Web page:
“A ray of light.” How a Wake County town honored two victims of gun violence
Nancy Taylor, known in her neighborhood as “Grandma,” loved to pray and sing while she walked her dog, Denny.
She also loved her younger neighbor, Gabrielle Raymond, who lived nearby. Raymond took care of Taylor when she was sick and provided a listening ear.
As a crowd of 50 people gathered silently behind Apex Town Hall on Monday to honor the two women killed two weeks ago, their friendship was held up as an example to be remembered and repeated.
“We need more people talking to their neighbors and paying attention to what’s happening outside their walls,” said Doug Stride, pastor of Hope Community Church in Apex, where Taylor was a member.
Taylor, 69, and Raymond, 37, were shot to death on January 15 in front of Raymond’s home in the South Walk Townhomes neighborhood, about two miles from the vigil.
Mourners on Monday also wanted to show their support for the families of the women who sat on black chairs facing two tables, each bearing a picture of the women.
Each attendee was handed a small white candle to light at the end of the ceremony, signifying “a reminder that even in our darkest moments, there is always a glimmer of light,” said Capt. Crystal Wenzel of the Apex Police Department.
The tragedy that rocked the small Wake County town two weeks ago remains under investigation. Police did not announce the motive behind the shooting.
Harry Hardman, a 37-year-old retired Army captain and South Walk resident, was arrested and charged with murder and animal cruelty for shooting his dog, according to police. He is being held in jail without bail and faces the death penalty if convicted.
“You stole from us”
Taylor moved to Apex from Georgia three years ago to be closer to her grandchildren.
“I’ve been to every baseball game they’ve played and been involved in their lives here,” Stride said. “She always wanted to be the grandmother who was there and present.”
Raymond’s friend, Laura Franke, said she wasn’t the type to “light up a room” because she “could light up your heart and your life.”
“Gabrielle was never looking for attention or praise, despite her frequent acts of selflessness, kindness, creativity and love,” Frankie said, holding back tears. “Her smile and laugh were contagious. Her love for her family and friends was evident in her daily life, even more evident during holidays, birthdays, vacation, or really, any special occasion.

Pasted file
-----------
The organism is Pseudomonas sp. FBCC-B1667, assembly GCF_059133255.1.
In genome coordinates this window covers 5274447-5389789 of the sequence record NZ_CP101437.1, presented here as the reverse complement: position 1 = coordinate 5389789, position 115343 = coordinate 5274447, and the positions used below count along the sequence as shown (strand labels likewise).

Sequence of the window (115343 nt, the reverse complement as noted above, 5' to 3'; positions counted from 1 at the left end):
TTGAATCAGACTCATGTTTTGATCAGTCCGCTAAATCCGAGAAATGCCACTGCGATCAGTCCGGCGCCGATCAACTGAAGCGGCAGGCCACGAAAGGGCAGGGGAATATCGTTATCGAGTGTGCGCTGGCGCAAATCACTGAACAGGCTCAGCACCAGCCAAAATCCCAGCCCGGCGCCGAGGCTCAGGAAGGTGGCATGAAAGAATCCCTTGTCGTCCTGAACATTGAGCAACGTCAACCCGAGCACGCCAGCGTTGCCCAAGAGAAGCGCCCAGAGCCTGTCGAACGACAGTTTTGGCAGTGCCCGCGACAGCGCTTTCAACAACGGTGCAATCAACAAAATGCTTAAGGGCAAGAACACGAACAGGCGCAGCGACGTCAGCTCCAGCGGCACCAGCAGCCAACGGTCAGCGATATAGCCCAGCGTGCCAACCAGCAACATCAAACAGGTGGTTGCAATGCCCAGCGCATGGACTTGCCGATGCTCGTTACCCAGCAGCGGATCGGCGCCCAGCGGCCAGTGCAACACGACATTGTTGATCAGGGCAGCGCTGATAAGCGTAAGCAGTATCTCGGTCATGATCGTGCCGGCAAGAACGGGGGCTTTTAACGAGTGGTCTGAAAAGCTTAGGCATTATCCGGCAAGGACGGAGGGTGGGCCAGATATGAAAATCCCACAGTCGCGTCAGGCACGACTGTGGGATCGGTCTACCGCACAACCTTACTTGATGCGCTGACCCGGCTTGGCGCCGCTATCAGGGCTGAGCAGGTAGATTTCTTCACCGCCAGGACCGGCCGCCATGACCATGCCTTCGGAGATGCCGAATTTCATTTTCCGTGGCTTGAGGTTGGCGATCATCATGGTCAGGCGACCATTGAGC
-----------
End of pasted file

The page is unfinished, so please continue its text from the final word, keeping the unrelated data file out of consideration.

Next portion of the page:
Frankie said Raymond loved her life, her friends, her family and her job. She was working at RTI International in Durham at the time of her death.
A week after the shooting, Apex police released 911 calls from neighbors who witnessed the incident. A neighbor who called 911 to report Hardman’s behavior before the shooting said he was screaming at the sky and pacing back and forth while holding a pool cue. The caller reported seeing Taylor talking to Hardman before the shots rang out.
When Hardman, a former real estate agent, was arrested, he was carrying an AR-15-style rifle, according to police.
Police said a weapon was not used in the shooting, but a search warrant said four guns were seized from his Brussels Drive home — three Glocks and a Benelli — as well as a Dell laptop. It is believed that one of the Glock rifles was the weapon used.
Franke described the incident as “a life cut short by a deliberate act of unnecessary violence.”
“We didn’t lose (Raymond), she was stolen from us,” she said. “Having to grieve a death that didn’t have to be is the hardest part of all.”
Apex Police Chief Jason Armstrong spoke to the crowd along with Mayor Jack Gilbert and Kevin O’Brien, pastor of Apex Baptist Church.
Armstrong was the police chief in Ferguson, Missouri, in 2014 when police and residents clashed after an officer shot and killed 18-year-old Michael Brown. Armstrong thanked the Apex police officers who responded to the scene on Jan. 15, saying he looks for officers who have the “heart and mind of a guardian.”
“But someone with the courage of a warrior,” he said. “There is nothing worse than any community being in a time of need when you need warriors, and finding out you don’t have warriors.”
Wenzel, one of the organizers of the vigil and director of the police department’s criminal investigation division, said officers who responded to the calls were talking with counselors about their experiences and were trained to handle such cases.
As for the families of the victims, she has been working closely with them to guide them through the criminal justice process. I tried to answer any of their questions.
“The day after the incident, we met with both families individually so they could see and get to know the investigator and the victim advocate and make sure we were visible to them literally 24 hours a day,” Wenzel said.
The city lit up the water tower on Hunter Street purple to show solidarity with the community.
The families of Raymond and Taylor will honor them with funerals and celebrations over the next few weeks. A ceremony is scheduled for Hope Community Church on February 15 for Taylor.